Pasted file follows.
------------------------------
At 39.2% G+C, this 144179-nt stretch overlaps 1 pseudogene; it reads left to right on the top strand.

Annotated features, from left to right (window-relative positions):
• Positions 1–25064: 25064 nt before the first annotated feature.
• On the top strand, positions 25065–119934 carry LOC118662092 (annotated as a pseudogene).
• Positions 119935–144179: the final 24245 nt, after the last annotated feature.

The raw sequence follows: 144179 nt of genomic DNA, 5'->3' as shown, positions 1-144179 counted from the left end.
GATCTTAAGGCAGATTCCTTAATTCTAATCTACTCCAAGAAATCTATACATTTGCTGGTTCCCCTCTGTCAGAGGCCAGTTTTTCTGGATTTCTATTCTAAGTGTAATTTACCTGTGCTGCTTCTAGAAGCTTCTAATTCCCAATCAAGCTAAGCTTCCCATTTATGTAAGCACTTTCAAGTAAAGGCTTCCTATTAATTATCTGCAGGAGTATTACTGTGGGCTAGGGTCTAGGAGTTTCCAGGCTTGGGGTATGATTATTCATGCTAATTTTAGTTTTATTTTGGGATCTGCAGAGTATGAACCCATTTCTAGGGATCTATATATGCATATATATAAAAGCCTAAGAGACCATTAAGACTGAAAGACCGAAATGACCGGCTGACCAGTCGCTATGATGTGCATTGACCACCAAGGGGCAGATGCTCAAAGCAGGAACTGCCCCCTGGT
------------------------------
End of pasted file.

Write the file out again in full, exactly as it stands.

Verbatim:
At 39.2% G+C, this 144179-nt stretch overlaps 1 pseudogene; it reads left to right on the top strand.

Annotated features, from left to right (window-relative positions):
• Positions 1–25064: 25064 nt before the first annotated feature.
• On the top strand, positions 25065–119934 carry LOC118662092 (annotated as a pseudogene).
• Positions 119935–144179: the final 24245 nt, after the last annotated feature.

The raw sequence follows: 144179 nt of genomic DNA, 5'->3' as shown, positions 1-144179 counted from the left end.
GATCTTAAGGCAGATTCCTTAATTCTAATCTACTCCAAGAAATCTATACATTTGCTGGTTCCCCTCTGTCAGAGGCCAGTTTTTCTGGATTTCTATTCTAAGTGTAATTTACCTGTGCTGCTTCTAGAAGCTTCTAATTCCCAATCAAGCTAAGCTTCCCATTTATGTAAGCACTTTCAAGTAAAGGCTTCCTATTAATTATCTGCAGGAGTATTACTGTGGGCTAGGGTCTAGGAGTTTCCAGGCTTGGGGTATGATTATTCATGCTAATTTTAGTTTTATTTTGGGATCTGCAGAGTATGAACCCATTTCTAGGGATCTATATATGCATATATATAAAAGCCTAAGAGACCATTAAGACTGAAAGACCGAAATGACCGGCTGACCAGTCGCTATGATGTGCATTGACCACCAAGGGGCAGATGCTCAAAGCAGGAACTGCCCCCTGGT